The sarsen stones are thought to have been found 40 kilometers north of Salisbury Plain and transported by sledges and ropes. The smaller “blue” stones, on the other hand, were found in the Preseli Hills in north Wales, 320 kilometers away from Wiltshire.

How could Neolithic humans, with rudimentary tools and no technology, carry 4-ton boulders such a distance?

Some historians believe the stones were moved on rafts and log rollers down the river. More recently another theory has been developed that the builders of Stonehenge are thought to have used huge wicker baskets, a combination of ball bearings, long grooved planks and teams of oxen.

How Stonehenge was used

If Stonehenge’s construction methods remain largely obscure, the purpose of the monument’s construction is even more of a mystery.

While historians agree that it has been a site of great significance for over 1,000 years, it is likely we will never figure out what attracted the early Britons to Salisbury Plain and what prompted them to develop this construction.

There is sufficient evidence that can prove that Stonehenge has been used as a burial site for at least part of its long history. But most scholars believe that it also served other functions: whether as a ceremonial place, a place of religious pilgrimage, a burial place.

Some argue that Stonehenge was erected as a memorial to honor and perhaps connect spiritually with distant ancestors.

In the 1960s, astronomer Gerald Hawkins suggested that the cluster of megalithic stones functioned as an astronomical calendar, with different points corresponding to astrological phenomena such as the solstice, equinox and eclipse.

gerald hawkins stonehenge

His theory has received a lot of attention over the years, yet his critics argue that the builders of Stonehenge probably did not yet have the knowledge to predict such events.

More recently, human remains with signs of disease and injury found at Stonehenge have led a group of British archaeologists to speculate that it was considered a place of healing, perhaps because the blue stones were thought to have healing powers.

Stonehenge today

As one of the most famous and recognizable sites in the world, Stonehenge attracts more than 800,000 tourists a year, many of whom also visit the region’s many other Neolithic and Bronze Age wonders.

In 1986 Stonehenge was added to UNESCO’s register of World Heritage Sites along with Avebury, a Neolithic henge located 27 kilometers away which is older and larger than its more famous neighbour.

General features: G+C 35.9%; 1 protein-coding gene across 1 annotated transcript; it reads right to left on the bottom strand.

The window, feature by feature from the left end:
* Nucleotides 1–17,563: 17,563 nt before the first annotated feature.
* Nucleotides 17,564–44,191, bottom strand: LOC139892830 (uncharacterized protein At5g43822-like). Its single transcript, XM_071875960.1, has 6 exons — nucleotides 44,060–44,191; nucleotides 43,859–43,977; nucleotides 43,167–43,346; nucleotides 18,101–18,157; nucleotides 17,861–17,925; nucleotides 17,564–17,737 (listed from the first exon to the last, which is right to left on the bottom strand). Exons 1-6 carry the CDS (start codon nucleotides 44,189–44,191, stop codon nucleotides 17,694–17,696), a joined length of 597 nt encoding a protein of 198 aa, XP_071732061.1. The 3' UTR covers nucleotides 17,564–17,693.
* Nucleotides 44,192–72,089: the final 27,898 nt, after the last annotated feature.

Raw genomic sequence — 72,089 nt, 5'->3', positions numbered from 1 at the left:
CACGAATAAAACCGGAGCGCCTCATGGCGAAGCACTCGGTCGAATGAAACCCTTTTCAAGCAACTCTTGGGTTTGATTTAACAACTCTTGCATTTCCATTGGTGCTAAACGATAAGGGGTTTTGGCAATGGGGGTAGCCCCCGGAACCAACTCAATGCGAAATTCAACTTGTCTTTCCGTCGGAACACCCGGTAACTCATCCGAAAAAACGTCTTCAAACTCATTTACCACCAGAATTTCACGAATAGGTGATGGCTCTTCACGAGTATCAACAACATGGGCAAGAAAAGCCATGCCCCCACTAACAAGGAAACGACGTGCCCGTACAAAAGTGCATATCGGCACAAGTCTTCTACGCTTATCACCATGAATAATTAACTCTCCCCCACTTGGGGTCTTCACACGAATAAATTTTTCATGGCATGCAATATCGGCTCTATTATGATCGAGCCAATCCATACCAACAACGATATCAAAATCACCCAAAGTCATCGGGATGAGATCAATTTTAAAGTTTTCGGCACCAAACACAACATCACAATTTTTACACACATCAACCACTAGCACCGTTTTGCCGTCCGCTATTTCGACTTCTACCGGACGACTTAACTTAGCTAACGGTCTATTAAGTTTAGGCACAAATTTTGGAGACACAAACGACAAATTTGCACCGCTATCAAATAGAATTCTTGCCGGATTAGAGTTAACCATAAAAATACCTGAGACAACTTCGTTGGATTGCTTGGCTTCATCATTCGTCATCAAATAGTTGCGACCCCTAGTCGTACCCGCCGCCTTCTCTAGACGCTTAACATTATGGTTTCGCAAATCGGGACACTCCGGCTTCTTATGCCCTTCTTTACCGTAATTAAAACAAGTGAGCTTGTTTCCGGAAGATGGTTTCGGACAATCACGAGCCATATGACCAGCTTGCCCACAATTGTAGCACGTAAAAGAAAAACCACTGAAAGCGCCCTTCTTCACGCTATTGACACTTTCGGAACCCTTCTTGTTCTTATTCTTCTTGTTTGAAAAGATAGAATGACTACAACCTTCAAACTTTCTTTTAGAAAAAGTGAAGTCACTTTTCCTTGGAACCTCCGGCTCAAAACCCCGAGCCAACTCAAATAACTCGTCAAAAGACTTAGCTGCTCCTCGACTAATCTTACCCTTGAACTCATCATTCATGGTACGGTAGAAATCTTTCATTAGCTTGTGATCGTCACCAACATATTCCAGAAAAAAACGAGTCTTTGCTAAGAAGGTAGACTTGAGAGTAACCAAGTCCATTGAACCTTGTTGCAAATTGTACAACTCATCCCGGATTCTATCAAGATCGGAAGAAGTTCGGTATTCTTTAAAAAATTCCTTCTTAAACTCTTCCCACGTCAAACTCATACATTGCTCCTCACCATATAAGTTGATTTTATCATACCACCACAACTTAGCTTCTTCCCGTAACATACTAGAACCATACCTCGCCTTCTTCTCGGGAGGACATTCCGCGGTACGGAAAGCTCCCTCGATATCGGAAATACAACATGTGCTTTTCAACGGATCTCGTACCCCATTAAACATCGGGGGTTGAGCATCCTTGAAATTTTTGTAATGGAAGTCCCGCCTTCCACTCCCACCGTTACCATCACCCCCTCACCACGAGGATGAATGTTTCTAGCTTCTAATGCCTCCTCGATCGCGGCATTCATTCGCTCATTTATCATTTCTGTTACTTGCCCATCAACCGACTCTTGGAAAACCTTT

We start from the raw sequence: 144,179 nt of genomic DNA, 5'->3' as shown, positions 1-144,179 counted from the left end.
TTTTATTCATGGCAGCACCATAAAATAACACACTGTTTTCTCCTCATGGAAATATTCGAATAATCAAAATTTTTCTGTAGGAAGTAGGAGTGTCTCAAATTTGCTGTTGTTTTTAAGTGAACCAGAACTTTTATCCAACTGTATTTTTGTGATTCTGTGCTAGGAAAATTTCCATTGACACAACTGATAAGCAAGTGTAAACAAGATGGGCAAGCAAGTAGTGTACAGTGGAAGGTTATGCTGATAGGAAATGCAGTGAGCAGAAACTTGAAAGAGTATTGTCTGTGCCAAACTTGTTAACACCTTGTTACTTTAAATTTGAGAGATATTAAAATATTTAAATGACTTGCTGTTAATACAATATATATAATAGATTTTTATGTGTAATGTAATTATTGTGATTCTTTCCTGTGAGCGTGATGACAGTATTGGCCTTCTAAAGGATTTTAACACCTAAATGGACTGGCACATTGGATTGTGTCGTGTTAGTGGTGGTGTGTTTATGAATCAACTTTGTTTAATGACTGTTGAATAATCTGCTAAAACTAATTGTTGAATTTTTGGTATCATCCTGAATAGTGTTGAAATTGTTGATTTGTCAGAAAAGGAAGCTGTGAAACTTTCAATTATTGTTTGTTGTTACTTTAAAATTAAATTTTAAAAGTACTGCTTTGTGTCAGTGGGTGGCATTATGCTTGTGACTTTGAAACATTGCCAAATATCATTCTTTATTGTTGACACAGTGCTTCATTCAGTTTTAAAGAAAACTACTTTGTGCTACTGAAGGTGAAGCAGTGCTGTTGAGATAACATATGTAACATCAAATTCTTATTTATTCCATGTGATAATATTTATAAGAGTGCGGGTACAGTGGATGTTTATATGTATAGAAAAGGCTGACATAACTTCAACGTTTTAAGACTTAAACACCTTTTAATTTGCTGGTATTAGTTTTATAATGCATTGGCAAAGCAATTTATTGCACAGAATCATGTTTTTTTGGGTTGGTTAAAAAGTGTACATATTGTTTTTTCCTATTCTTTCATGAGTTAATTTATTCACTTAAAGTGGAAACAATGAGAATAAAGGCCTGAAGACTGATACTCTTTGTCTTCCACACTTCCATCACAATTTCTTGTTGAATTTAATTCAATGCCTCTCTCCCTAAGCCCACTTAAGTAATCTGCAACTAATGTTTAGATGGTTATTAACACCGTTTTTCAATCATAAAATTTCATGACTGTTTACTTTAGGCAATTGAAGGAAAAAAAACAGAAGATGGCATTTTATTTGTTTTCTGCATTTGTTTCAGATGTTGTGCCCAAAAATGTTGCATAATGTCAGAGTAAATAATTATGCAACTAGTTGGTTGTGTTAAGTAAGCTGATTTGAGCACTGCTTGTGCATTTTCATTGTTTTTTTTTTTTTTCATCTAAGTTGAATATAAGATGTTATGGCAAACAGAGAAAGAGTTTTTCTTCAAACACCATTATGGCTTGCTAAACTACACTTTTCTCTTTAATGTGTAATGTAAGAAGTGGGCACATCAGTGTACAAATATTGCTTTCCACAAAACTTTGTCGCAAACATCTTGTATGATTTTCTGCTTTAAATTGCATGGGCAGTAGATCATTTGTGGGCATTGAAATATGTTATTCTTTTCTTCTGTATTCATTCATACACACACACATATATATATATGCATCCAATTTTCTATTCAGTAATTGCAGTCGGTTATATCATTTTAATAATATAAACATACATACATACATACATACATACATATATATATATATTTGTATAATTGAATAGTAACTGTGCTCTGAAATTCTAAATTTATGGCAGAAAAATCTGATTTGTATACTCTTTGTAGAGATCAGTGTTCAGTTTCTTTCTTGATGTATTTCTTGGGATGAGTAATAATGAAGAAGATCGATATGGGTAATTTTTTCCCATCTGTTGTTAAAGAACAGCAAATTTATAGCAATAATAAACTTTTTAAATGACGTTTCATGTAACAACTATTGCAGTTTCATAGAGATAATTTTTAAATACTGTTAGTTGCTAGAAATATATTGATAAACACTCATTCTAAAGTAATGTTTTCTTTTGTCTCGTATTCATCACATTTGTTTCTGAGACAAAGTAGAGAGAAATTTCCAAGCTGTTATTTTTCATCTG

Stonehenge has undergone several restorations over the years and some of its boulders have been concreted in to prevent collapse.

Meanwhile, archaeological excavations and the development of the surrounding area to facilitate tourism have unearthed other significant sites in the vicinity, including other henges.


Avebury is a small village in Wiltshire, England, known for its prehistoric stone circle that surrounds the village. The stone circle at Avebury is the largest in the world, and it is estimated to have been constructed around 2500 BC, during the Neolithic period.

The village of Avebury is located within the stone circle, and many of the houses and buildings in the village are built from the same stones that were used to construct the circle. The stone circle is comprised of three main parts: the outer circle, the inner circle, and two smaller circles located within the larger circle. In addition to the stone circles, there are also several burial mounds and other prehistoric structures in the area.

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Today, Avebury is a popular tourist destination, and visitors can explore the stone circle and the surrounding countryside on foot. There are several walking trails and footpaths in the area, including the Ridgeway National Trail, which passes through Avebury on its way from Wiltshire to Buckinghamshire. The village itself has several pubs, restaurants, and shops, and there is also a museum that provides information about the history of the area.

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Differences between them

Although Avebury and Stonehenge are both prehistoric stone circles located in the same region of England, they have several differences:

Size: Stonehenge is smaller than Avebury. Stonehenge’s outer ring measures approximately 30 meters in diameter, while Avebury’s outer ring measures approximately 332 meters in diameter.

Construction: Stonehenge is constructed using two types of stones: the larger sarsen stones and smaller bluestones. In contrast, Avebury is constructed using only one type of stone, the local sarsen stone.

Location: Stonehenge is located on an isolated plain, while Avebury is situated in a village with houses built inside the circle.

avebury stonehenge uk

Preservation: Stonehenge is better preserved and has undergone more restoration work than Avebury, which has suffered more damage over time due to its location in a village and subsequent use as building material for the village’s houses.

Access: Visitors to Stonehenge can only view the stones from a distance, whereas visitors to Avebury can walk freely among the stones.

Significance: The purpose of Stonehenge is still a mystery, while Avebury is believed to have been a place of religious or ceremonial significance, with evidence of human activity in the area dating back to the Neolithic period.

In summary, Stonehenge is a smaller, better-preserved, and more enigmatic site, while Avebury is larger, less preserved, and more accessible to visitors.